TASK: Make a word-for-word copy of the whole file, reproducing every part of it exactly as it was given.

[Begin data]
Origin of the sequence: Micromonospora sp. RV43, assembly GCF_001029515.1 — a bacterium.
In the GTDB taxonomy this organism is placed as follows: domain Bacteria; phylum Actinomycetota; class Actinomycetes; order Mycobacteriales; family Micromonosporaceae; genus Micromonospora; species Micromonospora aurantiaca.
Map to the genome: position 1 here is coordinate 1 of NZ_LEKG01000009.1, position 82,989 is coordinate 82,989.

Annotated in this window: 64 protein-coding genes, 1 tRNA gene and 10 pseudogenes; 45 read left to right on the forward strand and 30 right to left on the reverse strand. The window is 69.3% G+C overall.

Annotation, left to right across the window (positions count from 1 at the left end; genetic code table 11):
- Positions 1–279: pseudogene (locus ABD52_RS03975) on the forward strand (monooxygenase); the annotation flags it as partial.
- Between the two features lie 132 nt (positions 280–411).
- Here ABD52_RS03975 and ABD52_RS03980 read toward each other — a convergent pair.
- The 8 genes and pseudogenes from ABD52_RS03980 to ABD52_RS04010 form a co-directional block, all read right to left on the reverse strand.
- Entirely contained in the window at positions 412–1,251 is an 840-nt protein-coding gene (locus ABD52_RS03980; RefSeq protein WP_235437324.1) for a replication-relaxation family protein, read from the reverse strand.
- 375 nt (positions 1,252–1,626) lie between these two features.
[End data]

Origin of the sequence: Micromonospora sp. RV43, assembly GCF_001029515.1 — a bacterium.
In the GTDB taxonomy this organism is placed as follows: domain Bacteria; phylum Actinomycetota; class Actinomycetes; order Mycobacteriales; family Micromonosporaceae; genus Micromonospora; species Micromonospora aurantiaca.
Map to the genome: position 1 here is coordinate 1 of NZ_LEKG01000009.1, position 82,989 is coordinate 82,989.

Annotated in this window: 64 protein-coding genes, 1 tRNA gene and 10 pseudogenes; 45 read left to right on the forward strand and 30 right to left on the reverse strand. The window is 69.3% G+C overall.

Annotation, left to right across the window (positions count from 1 at the left end; genetic code table 11):
- Positions 1–279: pseudogene (locus ABD52_RS03975) on the forward strand (monooxygenase); the annotation flags it as partial.
- Between the two features lie 132 nt (positions 280–411).
- Here ABD52_RS03975 and ABD52_RS03980 read toward each other — a convergent pair.
- The 8 genes and pseudogenes from ABD52_RS03980 to ABD52_RS04010 form a co-directional block, all read right to left on the reverse strand.
- Entirely contained in the window at positions 412–1,251 is an 840-nt protein-coding gene (locus ABD52_RS03980; RefSeq protein WP_235437324.1) for a replication-relaxation family protein, read from the reverse strand.
- 375 nt (positions 1,252–1,626) lie between these two features.